For US residents that generally believe in climate change trends, and therefor understand the importance of reducing individual energy consumption, it is also important to understand that we owe it to the rest of the world to reduce our individual carbon impact. I am suggesting here, that living compactly is the easiest and probably the most substantial way that most of us can reduce our individual carbon, energy, and BTU footprint.

Tons of carbon dioxide emitted per capita in the US and globally

I'll clarify my opening prescription- living in under 400 sq ft. is an arbitrary residential square foot benchmark, not a numeric prescription. My intention is to convey that the smaller the residential footprint per person, the less the environmental impact. I've provided background data about living in smaller spaces in an earlier post. This post will focus more on residential location choices.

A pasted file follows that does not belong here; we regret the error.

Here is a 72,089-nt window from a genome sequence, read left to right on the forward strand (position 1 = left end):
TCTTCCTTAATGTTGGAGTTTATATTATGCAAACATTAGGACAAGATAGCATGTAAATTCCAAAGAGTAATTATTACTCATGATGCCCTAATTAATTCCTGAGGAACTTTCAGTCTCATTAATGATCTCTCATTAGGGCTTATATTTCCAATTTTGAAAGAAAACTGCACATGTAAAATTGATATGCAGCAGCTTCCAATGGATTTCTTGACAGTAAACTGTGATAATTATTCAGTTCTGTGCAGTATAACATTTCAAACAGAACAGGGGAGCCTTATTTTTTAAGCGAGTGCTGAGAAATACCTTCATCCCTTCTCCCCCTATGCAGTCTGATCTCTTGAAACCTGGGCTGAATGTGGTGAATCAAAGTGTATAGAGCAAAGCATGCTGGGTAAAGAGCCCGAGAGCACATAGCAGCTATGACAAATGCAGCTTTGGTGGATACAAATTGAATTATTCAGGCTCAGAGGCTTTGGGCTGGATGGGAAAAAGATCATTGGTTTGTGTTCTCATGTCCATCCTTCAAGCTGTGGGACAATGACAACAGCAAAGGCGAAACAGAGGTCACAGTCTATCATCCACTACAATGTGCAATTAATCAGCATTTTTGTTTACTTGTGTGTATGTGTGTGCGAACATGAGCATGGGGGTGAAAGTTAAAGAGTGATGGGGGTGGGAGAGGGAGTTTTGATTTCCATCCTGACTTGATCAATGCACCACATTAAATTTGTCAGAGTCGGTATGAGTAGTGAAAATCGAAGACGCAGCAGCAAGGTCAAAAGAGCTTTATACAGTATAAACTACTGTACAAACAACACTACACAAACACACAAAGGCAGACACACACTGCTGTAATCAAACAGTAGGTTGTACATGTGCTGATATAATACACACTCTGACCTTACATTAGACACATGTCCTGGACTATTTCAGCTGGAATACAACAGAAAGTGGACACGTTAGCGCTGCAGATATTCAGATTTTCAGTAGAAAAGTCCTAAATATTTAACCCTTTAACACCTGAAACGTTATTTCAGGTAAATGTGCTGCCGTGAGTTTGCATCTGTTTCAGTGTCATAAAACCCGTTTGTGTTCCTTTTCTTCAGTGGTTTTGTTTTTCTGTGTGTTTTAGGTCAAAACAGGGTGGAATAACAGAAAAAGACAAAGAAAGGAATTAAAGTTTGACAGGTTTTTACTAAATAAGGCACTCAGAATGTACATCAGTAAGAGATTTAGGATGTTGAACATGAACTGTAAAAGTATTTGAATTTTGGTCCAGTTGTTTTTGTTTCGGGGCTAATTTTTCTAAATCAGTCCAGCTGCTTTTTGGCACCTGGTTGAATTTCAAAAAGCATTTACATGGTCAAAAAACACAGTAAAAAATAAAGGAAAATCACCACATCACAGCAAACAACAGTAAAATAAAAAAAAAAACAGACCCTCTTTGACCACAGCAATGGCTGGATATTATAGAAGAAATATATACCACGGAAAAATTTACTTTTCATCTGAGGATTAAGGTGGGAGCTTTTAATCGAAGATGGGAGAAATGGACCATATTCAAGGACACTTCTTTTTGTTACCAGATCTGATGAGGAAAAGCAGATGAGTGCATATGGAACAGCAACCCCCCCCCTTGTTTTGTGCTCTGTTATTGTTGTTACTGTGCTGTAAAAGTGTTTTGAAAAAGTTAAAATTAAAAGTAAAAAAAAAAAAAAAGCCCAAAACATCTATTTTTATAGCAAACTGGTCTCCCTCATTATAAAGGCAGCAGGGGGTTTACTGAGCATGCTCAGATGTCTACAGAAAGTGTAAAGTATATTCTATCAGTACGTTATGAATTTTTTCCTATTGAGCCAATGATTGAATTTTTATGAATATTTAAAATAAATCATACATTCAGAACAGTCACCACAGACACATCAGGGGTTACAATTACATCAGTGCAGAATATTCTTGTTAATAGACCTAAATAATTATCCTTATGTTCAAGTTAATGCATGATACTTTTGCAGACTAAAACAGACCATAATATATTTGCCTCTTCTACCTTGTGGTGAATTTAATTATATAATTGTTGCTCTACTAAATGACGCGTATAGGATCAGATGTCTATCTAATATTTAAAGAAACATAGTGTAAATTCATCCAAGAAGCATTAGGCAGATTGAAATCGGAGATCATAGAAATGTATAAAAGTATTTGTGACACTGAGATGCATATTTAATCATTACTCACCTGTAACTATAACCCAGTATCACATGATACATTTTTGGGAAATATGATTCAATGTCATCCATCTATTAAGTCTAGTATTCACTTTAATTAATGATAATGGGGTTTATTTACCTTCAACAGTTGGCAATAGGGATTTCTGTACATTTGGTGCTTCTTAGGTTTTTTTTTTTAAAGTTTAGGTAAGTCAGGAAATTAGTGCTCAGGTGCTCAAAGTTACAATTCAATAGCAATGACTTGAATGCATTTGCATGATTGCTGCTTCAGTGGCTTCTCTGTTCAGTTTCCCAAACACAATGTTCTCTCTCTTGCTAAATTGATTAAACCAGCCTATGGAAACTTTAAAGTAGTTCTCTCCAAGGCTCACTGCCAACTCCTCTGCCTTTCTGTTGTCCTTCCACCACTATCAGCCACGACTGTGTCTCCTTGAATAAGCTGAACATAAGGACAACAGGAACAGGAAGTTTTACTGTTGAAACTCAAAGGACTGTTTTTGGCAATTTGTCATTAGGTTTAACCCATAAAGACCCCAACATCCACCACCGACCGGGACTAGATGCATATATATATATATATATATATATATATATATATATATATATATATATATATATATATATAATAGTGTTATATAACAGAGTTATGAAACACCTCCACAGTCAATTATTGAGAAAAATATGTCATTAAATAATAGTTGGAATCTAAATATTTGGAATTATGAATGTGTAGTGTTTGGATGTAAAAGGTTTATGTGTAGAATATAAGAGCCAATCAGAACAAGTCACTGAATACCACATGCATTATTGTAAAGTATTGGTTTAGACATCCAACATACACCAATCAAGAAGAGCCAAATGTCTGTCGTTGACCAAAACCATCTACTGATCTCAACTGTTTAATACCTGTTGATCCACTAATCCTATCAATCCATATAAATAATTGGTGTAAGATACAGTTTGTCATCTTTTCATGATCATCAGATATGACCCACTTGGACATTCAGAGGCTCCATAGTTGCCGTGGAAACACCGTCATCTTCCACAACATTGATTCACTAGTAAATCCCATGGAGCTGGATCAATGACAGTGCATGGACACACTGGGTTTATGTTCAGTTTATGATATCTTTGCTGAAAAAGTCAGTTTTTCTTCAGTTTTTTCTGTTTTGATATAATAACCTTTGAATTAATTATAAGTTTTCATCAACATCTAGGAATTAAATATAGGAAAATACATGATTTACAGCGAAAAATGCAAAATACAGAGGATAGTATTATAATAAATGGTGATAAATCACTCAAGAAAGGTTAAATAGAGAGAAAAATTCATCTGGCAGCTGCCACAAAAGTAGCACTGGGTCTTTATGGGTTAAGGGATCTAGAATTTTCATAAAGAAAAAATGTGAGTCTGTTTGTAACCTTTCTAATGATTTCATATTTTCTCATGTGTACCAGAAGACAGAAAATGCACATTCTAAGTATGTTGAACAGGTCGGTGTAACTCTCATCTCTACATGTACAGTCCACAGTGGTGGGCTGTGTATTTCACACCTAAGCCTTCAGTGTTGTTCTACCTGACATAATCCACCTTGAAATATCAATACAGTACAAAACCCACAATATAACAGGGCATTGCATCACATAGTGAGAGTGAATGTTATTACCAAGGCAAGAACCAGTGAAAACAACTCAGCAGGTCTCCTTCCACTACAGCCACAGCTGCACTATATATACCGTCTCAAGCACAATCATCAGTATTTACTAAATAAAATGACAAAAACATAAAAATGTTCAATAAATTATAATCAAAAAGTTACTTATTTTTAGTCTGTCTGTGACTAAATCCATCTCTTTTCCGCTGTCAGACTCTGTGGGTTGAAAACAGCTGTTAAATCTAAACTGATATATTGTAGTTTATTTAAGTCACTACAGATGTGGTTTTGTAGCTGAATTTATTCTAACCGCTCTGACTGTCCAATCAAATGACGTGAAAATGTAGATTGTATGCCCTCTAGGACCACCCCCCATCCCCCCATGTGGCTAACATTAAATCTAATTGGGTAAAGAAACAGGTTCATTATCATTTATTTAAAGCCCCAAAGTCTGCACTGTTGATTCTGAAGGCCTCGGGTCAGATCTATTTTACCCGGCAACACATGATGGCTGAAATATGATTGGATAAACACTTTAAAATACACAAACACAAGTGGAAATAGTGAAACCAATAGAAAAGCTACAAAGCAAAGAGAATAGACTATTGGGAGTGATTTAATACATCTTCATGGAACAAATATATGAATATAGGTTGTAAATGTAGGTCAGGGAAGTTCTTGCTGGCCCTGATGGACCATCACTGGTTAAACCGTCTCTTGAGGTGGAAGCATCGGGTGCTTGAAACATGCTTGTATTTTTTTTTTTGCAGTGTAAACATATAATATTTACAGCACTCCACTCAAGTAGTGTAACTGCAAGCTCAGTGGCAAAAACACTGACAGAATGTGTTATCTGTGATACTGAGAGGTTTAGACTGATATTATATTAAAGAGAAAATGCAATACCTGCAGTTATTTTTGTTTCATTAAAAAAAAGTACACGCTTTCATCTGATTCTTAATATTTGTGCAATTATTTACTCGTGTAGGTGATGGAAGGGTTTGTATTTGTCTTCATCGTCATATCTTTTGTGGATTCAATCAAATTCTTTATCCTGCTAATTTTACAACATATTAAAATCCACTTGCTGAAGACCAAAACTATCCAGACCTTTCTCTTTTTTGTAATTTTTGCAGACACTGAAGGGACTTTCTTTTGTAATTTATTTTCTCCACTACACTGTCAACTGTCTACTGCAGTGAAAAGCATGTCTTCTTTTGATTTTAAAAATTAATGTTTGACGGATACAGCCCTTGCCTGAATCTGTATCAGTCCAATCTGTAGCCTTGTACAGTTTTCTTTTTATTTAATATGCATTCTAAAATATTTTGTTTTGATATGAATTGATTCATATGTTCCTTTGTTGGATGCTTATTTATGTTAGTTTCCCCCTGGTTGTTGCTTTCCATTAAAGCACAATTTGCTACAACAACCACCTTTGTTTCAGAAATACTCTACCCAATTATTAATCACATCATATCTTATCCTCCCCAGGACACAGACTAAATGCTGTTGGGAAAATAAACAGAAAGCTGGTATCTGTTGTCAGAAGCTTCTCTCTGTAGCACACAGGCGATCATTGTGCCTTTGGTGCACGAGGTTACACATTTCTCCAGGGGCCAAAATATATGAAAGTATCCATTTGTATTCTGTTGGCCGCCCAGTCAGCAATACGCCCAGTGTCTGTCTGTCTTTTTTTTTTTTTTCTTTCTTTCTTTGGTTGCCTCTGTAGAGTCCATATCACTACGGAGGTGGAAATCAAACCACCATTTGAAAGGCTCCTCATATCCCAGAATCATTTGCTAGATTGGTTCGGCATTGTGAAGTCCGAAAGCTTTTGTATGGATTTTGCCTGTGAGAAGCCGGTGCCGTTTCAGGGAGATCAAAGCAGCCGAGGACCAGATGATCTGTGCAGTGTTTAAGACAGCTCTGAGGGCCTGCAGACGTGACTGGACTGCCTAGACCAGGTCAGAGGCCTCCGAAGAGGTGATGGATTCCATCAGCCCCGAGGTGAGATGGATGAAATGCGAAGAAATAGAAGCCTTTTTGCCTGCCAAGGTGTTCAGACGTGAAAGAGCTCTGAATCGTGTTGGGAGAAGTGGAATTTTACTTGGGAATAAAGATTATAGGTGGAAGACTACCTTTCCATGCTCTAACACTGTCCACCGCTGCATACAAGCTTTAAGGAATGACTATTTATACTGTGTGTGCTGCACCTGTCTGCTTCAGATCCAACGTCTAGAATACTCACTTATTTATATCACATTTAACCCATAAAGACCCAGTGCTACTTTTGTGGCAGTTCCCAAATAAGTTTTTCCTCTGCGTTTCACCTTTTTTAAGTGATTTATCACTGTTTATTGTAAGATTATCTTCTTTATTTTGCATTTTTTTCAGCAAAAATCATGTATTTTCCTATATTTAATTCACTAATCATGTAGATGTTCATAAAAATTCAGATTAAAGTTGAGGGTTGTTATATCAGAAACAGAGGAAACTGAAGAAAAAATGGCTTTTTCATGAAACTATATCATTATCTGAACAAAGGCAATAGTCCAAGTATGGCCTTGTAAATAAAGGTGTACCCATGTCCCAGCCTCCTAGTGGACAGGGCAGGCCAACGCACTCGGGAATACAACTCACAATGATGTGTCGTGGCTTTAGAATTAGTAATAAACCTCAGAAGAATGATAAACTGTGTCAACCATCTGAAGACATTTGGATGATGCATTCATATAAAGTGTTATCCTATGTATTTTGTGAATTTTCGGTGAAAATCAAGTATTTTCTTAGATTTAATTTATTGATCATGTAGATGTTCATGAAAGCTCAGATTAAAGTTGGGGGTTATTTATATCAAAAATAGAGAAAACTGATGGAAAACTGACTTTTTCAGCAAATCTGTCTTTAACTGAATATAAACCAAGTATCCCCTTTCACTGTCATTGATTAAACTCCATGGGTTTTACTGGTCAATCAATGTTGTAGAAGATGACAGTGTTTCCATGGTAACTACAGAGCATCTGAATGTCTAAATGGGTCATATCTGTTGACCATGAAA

You can find more wonderful infographics that originate from the same report in my earlier post entitled Common Forms of Living Smaller. You can also watch a 1.5 hour Oregon DEQ presentation about the Residential Buildings: An Evaluation of Waste Prevention Practices Using Lifecycle Analysis report on EPA's website.

This quantitative analysis of residential construction types shows that in terms of residential housing types, housing size is the most significant variable in terms of ecosystem quality, human health, and energy consumption.

Urban Density